BURNETTOWN - When Theresa Hutto evacuated her Graniteville home Thursday evening with her husband and two children, she was forced to leave two family members behind.
Spanky, the family's 8-year-old Pomeranian, and Zena, a 6-year-old Pekingese, could not come with them when they evacuated to a house in North Augusta after a train wreck spewed a deadly chlorine vapor into the community Thursday.
On Sunday evening, Mrs. Hutto was one of dozens of displaced Graniteville residents who reported to Midland Valley High School to reunite with pets they abandoned days ago.
"I'll have some excited kids," said Mrs. Hutto, who lives on Ergle Street Extension. "My 6-year-old keeps asking me if the dogs are dead."
The high school served as a temporary animal recovery site for pet owners and a command center for Aiken County Animal Control workers who spent Saturday night and most of Sunday retrieving domestic animals from the houses and back yards of evacuated residents.
Animal control received 150 requests to retrieve family pets. They had rescued more than 100 as of Sunday evening.
Most of the animals received a clean bill of health.
"It's really a great, pleasant surprise," said Charlie Timmerman, a veterinarian with Aiken Veterinary Clinic who examined the animals for burns in the mouth, nose and eyes and respiratory conditions.
He said most won't suffer any long-term medical conditions as a result of the chemical leak.
"(Chlorine poisoning) is not something that accumulates over time (in animals)," he said. "If it's going to happen, it's going to happen quick, just like in people."
Displaced residents said they wished they had known the evacuation would last for an extended period of time.
"The cop talked to us like (the evacuation) was just going to be an overnight thing," Mrs. Hutto said. "We left the dogs a little food and water and put them in the basement. If we had known we'd be gone longer, we would have done more for the dogs."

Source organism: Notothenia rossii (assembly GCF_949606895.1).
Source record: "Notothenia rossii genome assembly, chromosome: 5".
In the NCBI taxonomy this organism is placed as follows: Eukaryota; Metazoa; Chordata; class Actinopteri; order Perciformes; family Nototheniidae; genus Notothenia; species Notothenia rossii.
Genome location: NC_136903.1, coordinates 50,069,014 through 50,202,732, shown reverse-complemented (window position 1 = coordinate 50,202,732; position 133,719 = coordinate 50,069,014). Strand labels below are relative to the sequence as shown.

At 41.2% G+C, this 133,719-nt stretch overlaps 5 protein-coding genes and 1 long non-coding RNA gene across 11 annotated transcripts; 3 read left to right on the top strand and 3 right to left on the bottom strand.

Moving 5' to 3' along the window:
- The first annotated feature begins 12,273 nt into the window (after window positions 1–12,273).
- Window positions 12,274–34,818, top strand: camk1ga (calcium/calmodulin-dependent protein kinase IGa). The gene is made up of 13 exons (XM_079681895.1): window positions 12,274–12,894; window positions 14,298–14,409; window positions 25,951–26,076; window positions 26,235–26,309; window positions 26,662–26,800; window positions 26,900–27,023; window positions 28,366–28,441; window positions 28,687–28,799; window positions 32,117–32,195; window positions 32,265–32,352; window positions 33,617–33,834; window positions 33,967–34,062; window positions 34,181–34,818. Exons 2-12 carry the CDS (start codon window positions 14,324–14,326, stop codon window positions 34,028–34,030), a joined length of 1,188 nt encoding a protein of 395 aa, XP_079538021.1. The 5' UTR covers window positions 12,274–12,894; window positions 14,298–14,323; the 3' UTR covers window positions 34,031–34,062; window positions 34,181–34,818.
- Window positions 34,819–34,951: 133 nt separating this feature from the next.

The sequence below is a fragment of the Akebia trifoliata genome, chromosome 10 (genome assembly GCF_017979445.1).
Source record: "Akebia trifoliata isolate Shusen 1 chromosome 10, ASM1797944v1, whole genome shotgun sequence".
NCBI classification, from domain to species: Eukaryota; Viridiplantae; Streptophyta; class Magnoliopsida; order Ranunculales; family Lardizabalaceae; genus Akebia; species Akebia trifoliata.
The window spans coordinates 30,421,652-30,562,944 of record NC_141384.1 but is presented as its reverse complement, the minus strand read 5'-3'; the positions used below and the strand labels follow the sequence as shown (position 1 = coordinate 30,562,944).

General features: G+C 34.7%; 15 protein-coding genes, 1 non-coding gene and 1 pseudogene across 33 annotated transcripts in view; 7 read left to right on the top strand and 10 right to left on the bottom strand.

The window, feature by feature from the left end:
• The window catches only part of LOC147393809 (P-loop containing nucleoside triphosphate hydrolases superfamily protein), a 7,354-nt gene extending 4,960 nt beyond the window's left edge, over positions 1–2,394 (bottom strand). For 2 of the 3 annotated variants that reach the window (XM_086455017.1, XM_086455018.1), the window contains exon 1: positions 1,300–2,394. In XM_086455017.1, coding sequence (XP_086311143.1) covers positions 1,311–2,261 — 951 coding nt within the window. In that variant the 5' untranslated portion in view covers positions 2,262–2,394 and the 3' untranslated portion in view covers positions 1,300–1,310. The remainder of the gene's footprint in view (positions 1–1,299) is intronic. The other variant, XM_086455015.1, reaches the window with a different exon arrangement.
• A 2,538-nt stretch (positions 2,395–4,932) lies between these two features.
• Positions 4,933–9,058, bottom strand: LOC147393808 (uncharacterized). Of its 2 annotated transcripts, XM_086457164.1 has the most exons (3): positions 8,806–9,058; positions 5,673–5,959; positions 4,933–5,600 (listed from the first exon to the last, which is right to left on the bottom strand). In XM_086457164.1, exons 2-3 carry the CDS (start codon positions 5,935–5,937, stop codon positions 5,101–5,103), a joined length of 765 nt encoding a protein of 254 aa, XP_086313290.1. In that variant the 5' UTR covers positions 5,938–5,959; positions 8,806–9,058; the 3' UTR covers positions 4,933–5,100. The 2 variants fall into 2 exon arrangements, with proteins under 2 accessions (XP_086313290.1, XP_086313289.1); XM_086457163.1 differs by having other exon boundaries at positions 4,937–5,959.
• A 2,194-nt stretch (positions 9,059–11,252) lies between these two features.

Marilynn Martini still can't do anything for her dog that remains trapped inside her home on Julianne Lane.
The Graniteville resident showed up at Midland Valley High School on Sunday with hopes of reuniting with Precious, a 55-pound pit bull and Brittany spaniel mix that she left inside her bathroom Thursday before she evacuated her house that sits in a 300-yard "hot zone."
But officials still won't enter the area because of potentially harmful levels of chlorine.
Ms. Martini isn't sure when she'll see Precious again.
"She's my baby," she said. "I could just cry."FAMILY PETS
Residents can call Aiken County Animal Control to schedule an animal control officer to retrieve their domestic animal at 617-8326, 617-8306 or 617-8305. Officials will not retrieve domestic animals in households in the 300-yard "hot zone" because of potentially harmful levels of chlorine.
Reach Krista Zilizi at (803) 648-1395, ext. 106 or email@example.com.